River pollution a complex problem

Children enjoy the clear waters of Deep Stream in the 1970s. Photo by Donald Scott.
Children enjoy the clear waters of Deep Stream in the 1970s. Photo by Donald Scott.
How should the country balance the interests of tourism and the dairy industry when it comes to river pollution? First, by recognising that there is an issue, writes Donald Scott.

The recent number of letters and articles in the Otago Daily Times on river pollution suggest there is something worrying in this area. The components of intensive dairy farming - the number of cows in a catchment, the extensive irrigation, the addition of nitrogen and phosphate fertilisers - all add to the burden on rivers.

And the examples for Otago and Southland are alarming - in 2008, Environment Southland issued public warnings of high E.coli (from animal faeces) in the Waikaia, Oreti and Mataura rivers: No swimming and don't eat the fish.

Anglers have largely deserted the Taieri in the Maniototo where E.coli counts (ORC, 2008) were 24 times higher than acceptable standards, and the residents of Omakau are rightly concerned about their water supply, which lies in the riverbed below a new dairy farm on the Manuherikia. Fish & Game Otago, and New Zealand Fish & Game Chief Executive both argue that there is widespread dissatisfaction with the way in which freshwater resources are being protected. Federated Farmers dairy chairman David Wilson made a plea for balance between environmental protection and the profitability of the dairy industry.

At the national level we have NIWA scientists (Dr Mike Joy and Dr Rob Davies-Colley) stating that our freshwaters have deteriorated over a 20-year period with the finger pointed at intensive pastoral farming.

So where are we? The dairy industry earned about $NZ10 billion in 2008 (25% of export income), while international visitors spent about $NZ 8.8 billion on tourism. This leaves us with some sort of balance between tourism and the dairy industry, but what we don't know is how much tourism relies on the absence of water pollution.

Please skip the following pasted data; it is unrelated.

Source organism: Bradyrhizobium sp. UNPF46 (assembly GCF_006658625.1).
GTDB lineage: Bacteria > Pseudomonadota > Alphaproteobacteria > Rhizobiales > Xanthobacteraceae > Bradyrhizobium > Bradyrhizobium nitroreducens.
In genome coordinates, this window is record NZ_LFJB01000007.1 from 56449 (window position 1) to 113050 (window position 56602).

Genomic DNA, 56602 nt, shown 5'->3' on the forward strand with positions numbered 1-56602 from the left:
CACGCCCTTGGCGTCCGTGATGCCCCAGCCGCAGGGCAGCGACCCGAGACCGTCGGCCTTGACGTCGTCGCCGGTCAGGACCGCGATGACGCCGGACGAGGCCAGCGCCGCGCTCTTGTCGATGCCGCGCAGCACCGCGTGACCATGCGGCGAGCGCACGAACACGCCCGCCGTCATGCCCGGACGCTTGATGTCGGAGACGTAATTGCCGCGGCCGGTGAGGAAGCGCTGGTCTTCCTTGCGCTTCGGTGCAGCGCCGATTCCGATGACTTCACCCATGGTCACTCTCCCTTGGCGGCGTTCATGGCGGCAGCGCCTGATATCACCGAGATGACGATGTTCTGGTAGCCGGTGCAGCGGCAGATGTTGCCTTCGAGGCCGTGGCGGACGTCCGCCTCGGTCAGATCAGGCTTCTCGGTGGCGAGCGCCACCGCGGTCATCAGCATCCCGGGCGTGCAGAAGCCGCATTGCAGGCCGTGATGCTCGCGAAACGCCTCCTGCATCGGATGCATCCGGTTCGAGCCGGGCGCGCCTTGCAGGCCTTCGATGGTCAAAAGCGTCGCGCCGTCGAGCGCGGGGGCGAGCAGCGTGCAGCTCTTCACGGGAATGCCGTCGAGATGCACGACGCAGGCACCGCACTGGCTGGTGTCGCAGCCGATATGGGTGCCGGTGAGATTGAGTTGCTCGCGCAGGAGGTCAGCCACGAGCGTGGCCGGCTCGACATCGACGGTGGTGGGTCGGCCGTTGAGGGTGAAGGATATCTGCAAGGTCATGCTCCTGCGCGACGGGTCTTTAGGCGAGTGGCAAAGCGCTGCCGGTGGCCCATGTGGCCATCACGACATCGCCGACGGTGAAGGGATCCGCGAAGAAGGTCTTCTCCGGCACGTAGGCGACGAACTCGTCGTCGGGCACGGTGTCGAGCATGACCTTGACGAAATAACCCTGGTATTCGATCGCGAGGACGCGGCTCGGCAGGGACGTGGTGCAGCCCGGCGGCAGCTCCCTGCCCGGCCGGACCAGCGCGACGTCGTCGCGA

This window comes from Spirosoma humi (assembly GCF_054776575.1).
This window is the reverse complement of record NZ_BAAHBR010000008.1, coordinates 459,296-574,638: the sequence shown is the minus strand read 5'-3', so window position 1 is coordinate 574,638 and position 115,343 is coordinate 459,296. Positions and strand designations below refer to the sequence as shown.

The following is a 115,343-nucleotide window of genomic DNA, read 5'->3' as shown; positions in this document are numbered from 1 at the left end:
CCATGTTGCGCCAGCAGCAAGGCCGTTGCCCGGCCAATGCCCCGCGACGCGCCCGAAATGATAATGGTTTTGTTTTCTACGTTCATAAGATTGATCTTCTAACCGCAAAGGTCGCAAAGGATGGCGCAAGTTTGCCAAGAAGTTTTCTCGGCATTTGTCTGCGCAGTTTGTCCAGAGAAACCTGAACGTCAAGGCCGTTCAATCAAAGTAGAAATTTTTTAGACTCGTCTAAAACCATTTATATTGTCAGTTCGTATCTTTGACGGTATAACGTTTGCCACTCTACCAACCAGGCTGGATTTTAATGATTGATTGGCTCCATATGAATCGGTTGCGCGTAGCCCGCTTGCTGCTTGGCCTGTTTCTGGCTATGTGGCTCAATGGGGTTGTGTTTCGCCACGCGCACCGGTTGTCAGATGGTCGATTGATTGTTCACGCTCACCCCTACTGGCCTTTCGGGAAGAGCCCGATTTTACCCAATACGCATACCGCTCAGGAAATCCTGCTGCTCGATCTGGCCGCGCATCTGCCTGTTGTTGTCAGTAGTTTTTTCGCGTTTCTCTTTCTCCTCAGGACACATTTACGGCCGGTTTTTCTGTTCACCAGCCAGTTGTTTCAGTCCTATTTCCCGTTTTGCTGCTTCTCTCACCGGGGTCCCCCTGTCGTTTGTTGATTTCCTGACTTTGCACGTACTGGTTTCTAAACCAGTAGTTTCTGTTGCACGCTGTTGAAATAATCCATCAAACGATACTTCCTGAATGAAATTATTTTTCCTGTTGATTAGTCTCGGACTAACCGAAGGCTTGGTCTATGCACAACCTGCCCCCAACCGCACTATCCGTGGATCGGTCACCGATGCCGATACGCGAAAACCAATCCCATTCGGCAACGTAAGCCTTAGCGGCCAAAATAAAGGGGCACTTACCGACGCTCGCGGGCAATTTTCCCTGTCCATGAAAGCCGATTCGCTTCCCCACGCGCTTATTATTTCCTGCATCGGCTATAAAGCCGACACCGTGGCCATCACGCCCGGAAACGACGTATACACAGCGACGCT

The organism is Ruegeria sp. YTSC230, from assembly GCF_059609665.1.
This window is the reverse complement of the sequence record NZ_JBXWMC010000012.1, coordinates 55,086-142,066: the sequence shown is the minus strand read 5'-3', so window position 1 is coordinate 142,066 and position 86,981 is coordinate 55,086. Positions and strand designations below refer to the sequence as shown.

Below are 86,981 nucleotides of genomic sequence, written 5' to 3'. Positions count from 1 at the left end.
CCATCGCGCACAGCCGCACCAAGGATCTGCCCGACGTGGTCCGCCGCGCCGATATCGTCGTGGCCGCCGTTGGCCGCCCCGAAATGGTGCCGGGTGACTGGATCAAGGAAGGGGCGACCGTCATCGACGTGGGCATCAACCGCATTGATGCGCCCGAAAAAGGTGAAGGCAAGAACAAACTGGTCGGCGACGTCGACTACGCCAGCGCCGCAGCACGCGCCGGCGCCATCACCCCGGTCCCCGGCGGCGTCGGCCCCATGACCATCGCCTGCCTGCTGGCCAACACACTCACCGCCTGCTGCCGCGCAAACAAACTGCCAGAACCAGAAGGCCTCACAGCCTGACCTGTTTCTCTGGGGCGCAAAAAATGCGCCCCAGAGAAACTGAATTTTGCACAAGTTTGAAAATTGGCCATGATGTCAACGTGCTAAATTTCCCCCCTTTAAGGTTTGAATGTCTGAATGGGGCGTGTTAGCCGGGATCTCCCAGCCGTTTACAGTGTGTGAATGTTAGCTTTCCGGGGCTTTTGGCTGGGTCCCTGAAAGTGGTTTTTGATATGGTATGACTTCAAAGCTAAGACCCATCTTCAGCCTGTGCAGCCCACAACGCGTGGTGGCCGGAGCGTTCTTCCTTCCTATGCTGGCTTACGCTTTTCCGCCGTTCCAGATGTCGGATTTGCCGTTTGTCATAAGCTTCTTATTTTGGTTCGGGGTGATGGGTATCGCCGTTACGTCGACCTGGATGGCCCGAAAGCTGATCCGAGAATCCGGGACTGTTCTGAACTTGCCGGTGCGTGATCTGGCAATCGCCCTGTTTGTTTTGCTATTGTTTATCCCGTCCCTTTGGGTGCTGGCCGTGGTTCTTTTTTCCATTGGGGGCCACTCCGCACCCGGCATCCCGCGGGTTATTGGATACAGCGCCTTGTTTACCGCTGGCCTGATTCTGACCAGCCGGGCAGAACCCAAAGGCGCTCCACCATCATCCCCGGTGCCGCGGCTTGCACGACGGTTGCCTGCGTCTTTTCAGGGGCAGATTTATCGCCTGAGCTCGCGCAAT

One indication is the actions of Environment Waikato which produced a variation to the Regional Plan in 2007 aimed at protecting Lake Taupo.

This includes limits on the amount of nitrogen leached from rural land use activities, with dairy farming requiring resource consents.

The aim is to reduce nitrogen losses to the lake by 20%. While we do not have waters as iconic as Lake Taupo, we do have rivers that are at risk, and the question is what options are available for minimising this risk.

The Resource Management Act obliges regional councils under S 30 (1) (c) ( ii) "to control the use of land for the purpose of maintenance and enhancement of the quality of water in water bodies and coastal waters".

This seems fairly clear, but in the ODT (29.4.09) the chairman of the Otago Regional Council states that ". . . directing what was an appropriate use of private land was not an area in which the council was thinking of becoming involved."

He qualifies this by stating that they would ensure compliance of any land use on private land, and adds that land use was more the jurisdiction of a district council.

The territorial authorities do have an obligation under 31(a) of the Act, but it is less precise than the obligations of the Regional Councils.

So the major responsibility does lie with the Regional Council.

Compliance is the key feature here, and this probably covers things such as berm fencing, control of dairy shed effluent and possibly the encouragement of riparian planting to intercept movement of undesirable substances in ground water. While these policies would help, they would not necessarily reduce the impact of intensive dairying by a substantial amount. The reason is that while the cows are out grazing, they are adding to the inputs to the waterways either by nutrients reaching ground water or surface run-off.

However, the ORC has recently prosecuted farmers for allowing effluent to flow into rivers, so there is hope here.

This non-point source pollution is the most difficult to control and the simplest, but politically least attractive, option is to control the number of cows in the immediate catchment area.

The number is not the only factor as rainfall, soil type and topography all affect how pollutants reach the rivers.

This is why the ORC faces a difficult situation, and it is also why action at a higher level may be required.

The balance between dairy income and the clean, green image-enhancing tourism is difficult, but it must be faced at some level.

Regional Councils derive authority from the RMA, but there is no further administrative control or guidance.

The present government is working on an Environmental Protection Agency and this sort of legislation has worked in some countries.

Such an agency could ensure a minimum level of policy development and execution.

If Waikato can do it, Otago can do it.

Donald Scott is a retired zoologist and is at present an Otago Fish & Game councillor.

 

 

 

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